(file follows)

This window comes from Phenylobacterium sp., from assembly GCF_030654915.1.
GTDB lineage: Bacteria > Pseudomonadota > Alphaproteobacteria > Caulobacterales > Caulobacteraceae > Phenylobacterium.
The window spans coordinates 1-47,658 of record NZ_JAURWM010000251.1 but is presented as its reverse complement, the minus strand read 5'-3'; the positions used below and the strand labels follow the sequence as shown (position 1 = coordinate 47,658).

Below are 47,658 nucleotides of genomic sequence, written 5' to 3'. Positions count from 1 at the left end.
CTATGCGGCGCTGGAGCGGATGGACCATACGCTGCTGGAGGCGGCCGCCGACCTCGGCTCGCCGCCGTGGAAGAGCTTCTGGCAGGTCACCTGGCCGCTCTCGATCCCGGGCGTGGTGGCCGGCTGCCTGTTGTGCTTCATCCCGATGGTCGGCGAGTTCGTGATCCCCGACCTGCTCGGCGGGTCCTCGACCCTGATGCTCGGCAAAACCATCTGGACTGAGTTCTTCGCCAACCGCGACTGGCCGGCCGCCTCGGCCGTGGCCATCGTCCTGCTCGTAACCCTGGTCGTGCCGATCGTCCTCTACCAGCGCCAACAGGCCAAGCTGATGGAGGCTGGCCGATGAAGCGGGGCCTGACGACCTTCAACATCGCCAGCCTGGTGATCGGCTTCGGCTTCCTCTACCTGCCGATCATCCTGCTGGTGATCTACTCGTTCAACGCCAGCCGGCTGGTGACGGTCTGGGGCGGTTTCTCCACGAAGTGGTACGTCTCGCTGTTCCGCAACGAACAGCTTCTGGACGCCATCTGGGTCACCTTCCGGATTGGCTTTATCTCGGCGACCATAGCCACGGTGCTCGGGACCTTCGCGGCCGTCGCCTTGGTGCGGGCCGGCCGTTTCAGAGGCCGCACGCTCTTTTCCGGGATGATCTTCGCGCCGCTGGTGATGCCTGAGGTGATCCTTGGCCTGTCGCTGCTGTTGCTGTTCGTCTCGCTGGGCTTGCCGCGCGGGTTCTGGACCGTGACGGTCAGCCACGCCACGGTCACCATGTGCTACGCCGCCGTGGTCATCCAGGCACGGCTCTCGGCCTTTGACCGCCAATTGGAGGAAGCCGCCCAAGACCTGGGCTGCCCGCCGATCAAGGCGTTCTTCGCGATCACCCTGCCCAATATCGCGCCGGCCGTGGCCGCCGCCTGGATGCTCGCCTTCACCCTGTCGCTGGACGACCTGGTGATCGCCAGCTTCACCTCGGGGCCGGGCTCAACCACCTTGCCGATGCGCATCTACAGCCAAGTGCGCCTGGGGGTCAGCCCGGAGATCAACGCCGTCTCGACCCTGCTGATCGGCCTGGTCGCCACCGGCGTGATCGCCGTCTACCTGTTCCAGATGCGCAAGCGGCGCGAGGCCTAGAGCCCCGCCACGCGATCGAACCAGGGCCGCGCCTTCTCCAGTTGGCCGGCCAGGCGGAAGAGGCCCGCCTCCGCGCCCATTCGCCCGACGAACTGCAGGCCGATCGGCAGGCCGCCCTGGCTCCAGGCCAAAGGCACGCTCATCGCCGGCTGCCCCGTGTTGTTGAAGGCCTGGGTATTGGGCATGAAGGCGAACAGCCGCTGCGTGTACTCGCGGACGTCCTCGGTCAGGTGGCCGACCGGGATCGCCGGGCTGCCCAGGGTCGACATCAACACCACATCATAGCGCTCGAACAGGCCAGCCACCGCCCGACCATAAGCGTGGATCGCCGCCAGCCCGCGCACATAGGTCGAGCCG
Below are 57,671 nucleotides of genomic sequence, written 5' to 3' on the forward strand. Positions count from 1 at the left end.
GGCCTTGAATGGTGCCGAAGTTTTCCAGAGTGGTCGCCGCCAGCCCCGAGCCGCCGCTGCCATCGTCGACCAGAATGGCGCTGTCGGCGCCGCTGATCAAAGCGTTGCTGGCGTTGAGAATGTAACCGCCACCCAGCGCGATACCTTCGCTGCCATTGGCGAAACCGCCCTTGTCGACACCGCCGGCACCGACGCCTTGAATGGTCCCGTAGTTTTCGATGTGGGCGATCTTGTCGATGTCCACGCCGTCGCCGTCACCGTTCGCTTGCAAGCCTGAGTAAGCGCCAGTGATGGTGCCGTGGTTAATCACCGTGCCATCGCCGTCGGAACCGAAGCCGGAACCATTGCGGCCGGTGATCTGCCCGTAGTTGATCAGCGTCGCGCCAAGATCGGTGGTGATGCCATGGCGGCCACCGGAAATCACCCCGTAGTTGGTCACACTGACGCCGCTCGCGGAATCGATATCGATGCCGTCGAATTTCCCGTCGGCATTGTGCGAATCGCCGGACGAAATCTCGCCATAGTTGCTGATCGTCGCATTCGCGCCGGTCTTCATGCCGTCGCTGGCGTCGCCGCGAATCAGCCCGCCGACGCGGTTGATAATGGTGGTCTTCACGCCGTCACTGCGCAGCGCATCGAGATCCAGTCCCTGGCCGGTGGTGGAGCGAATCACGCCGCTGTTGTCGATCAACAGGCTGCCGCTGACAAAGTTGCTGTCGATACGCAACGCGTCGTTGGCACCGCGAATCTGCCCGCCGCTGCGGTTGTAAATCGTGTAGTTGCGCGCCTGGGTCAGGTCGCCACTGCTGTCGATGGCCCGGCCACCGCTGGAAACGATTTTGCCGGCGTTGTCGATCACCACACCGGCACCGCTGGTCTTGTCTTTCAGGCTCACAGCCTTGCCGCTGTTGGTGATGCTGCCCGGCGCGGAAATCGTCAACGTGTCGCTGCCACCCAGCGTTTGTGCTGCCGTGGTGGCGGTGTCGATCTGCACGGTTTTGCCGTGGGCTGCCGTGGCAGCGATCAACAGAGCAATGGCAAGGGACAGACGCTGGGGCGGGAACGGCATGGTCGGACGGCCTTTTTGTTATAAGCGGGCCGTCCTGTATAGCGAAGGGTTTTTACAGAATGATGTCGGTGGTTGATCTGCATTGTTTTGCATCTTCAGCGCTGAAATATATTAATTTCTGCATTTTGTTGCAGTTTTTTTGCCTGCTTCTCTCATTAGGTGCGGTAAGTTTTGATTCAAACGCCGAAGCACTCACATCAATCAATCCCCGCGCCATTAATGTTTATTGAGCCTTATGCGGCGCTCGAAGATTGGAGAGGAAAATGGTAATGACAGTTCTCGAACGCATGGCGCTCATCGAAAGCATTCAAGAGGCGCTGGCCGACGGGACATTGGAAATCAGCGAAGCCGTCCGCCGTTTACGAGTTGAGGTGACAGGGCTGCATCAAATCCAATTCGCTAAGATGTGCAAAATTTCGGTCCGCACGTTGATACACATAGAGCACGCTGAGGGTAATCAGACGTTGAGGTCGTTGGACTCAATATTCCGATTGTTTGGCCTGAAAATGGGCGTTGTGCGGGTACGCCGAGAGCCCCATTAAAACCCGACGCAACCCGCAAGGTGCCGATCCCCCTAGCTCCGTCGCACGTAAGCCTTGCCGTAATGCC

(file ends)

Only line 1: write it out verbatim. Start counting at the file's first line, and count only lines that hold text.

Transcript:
This window comes from Phenylobacterium sp., from assembly GCF_030654915.1.